MEMORANDUM AND ORDER
JOHN MORGAN DAVIS, District Judge.
Presently before this Court is defendant's Motion for Summary Judgment pursuant to Rule 56 Fed. R. Civ. P.
On March 9, 1958, plaintiff, then 15 years of age, was a passenger in a motor vehicle being operated by one John Naugle, as agent for the Daniel Boone Council, Boy Scouts of America. The motor vehicle was involved in an accident resulting in injuries to the plaintiff. The Daniel Boone Council's insurer, Nationwide Mutual Insurance Company, agreed to pay plaintiff $835.35 in return for a release absolving it of further liability. On March 13, 1958, this release was executed by plaintiff and by his parents, as his natural guardians. After reaching his majority on July 28, 1963, plaintiff disaffirmed the release and brought an action in the Court of Common Pleas of Berks County, Pennsylvania, against Naugle. The court dismissed the action finding that it was barred by the Statute of Limitations. Schmucker v. Naugle, 59 Berks Co. L.J. 3. The Supreme Court of Pennsylvania affirmed Schmucker v. Naugle, 426 Pa. 203, 231 A. 2d 121 (1967). Subsequently, on July 28, 1969, plaintiff commenced the present action contending that defendant had fraudulently induced execution by him of the release.
Defendant's Motion for Summary Judgment is based on four assertions which we shall consider seriatim.
Defendant asserts first that plaintiff's claim is barred by the Statute of Limitations. Turning to the applicable Pennsylvania act, we note that although one section of the Act of 1713, 12 P.S. § 31, sets the Statute of Limitations for actions "upon the case" at six years, section 5 of the same Act, 12 P.S. § 35, tolls the running of the Statute until after a minor reaches his majority. Clearly, the plaintiff is not barred by the Statute of Limitations, having commenced his action within six years after reaching his majority.
Defendant asserts second that plaintiff's claim is barred by laches. The application of the doctrine of laches is left to the discretion of the trial court upon the particular facts and circumstances of each case. Henderson v. Cargill, Inc., 128 F. Supp. 119 (E.D. Pa. 1954). Two elements are to be considered by the Court in determining whether or not to invoke laches: (1) Lack of diligence on the part of the plaintiff; and (2) Injury to the defendant due to inactivity of the plaintiff. Mas v. Owens-Illinois Glass Company, 167 F. Supp. 657 (W.D. Pa. 1958). We realize that the present action was brought eleven years after the accident and just before the expiration of the Statute of Limitations. Plaintiff cannot be praised for his diligence. However, defendant has not shown in what way it is prejudiced by the delay. Without this element present, we are unable to find that the present action is barred by laches.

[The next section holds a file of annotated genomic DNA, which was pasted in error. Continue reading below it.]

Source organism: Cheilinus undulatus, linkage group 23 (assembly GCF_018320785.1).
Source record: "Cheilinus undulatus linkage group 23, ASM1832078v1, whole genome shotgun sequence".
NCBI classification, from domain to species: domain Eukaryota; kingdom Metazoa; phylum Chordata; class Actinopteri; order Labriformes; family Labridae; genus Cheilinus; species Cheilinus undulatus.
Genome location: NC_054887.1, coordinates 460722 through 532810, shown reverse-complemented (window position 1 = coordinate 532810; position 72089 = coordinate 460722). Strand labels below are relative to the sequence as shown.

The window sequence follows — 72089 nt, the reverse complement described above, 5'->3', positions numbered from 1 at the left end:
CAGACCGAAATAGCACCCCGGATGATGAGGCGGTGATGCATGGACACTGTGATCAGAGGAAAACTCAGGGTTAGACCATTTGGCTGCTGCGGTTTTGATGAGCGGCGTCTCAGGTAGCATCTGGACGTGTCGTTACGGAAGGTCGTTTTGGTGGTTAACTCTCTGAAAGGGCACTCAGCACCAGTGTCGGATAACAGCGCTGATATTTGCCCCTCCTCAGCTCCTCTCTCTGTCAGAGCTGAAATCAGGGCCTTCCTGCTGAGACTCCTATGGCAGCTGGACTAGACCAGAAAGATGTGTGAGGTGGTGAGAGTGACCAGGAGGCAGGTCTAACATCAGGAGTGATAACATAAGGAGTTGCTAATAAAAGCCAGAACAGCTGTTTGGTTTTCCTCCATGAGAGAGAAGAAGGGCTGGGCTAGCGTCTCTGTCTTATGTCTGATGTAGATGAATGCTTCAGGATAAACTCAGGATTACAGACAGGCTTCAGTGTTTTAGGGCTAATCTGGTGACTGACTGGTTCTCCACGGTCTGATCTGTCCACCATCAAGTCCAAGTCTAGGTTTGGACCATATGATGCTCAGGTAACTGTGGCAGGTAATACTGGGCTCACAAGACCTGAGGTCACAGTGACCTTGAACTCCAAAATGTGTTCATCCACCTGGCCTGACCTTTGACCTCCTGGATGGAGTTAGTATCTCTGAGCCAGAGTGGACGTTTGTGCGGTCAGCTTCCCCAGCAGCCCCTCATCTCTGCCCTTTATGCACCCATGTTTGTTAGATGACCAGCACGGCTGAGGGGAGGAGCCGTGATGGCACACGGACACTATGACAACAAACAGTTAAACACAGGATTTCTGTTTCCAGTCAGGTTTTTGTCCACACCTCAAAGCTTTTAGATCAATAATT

Defendant asserts third that the present claim is barred by res judicata or collateral estoppel by reason of the state court adjudication in Schmucker v. Naugle, supra. The distinction between the two concepts being advanced here by the defendants has been explained in Lawlor v. National Screen Service, 349 U.S. 322 at p. 326, 75 S. Ct. 865 at 867, 99 L. Ed. 1122 (1955):
[Under] the doctrine of res judicata, a judgment "on the merits" in a prior suit involving the same parties or their privies bars a second suit based on the same cause of action. Under the doctrine of collateral estoppel, on the other hand, such a judgment precludes relitigation of issues actually litigated and determined in the prior suit, regardless of whether it was based on the same cause of action as the second suit.
According to Pennsylvania case law, the doctrine of res judicata requires the concurrence of four elements: (1) Identity of the thing sued upon; (2) Identity of the causes of action; (3) Identity of persons and parties to the action; and (4) Identity of the quality or capacity of the parties suing or being sued. Siegfried v. Boyd, 237 Pa. 55, 85 A. 72 (1912). We need not examine each of these elements to demonstrate that res judicata is not applicable to the case at bar. One element, identity of the cause of action, is clearly lacking. For identity of the cause of action to be present "identity of the facts essential to the maintenance" of each action must exist. Long et al v. Stout, 305 Pa. 310, 318, 157 A. 607, 609 (1931). In other words "the evidence to support both [actions] must be the same." Nernst Lamp Co. v. Hill, 243 Pa. 448, 451, 90 A. 137, 138 (1914). The prior state court action and the action at bar arise out of distinct legal theories, the one negligence, the other fraud, which necessarily renders their supporting facts and circumstances quite different. Plaintiff's action is not barred by res judicata.
The doctrine of collateral estoppel in Pennsylvania follows the Restatement of Judgments, (1942) § 68:
Where a question of fact essential to the judgment is actually litigated and determined by a valid and final judgment, the determination is conclusive between the parties in a subsequent action on a different cause of action. . .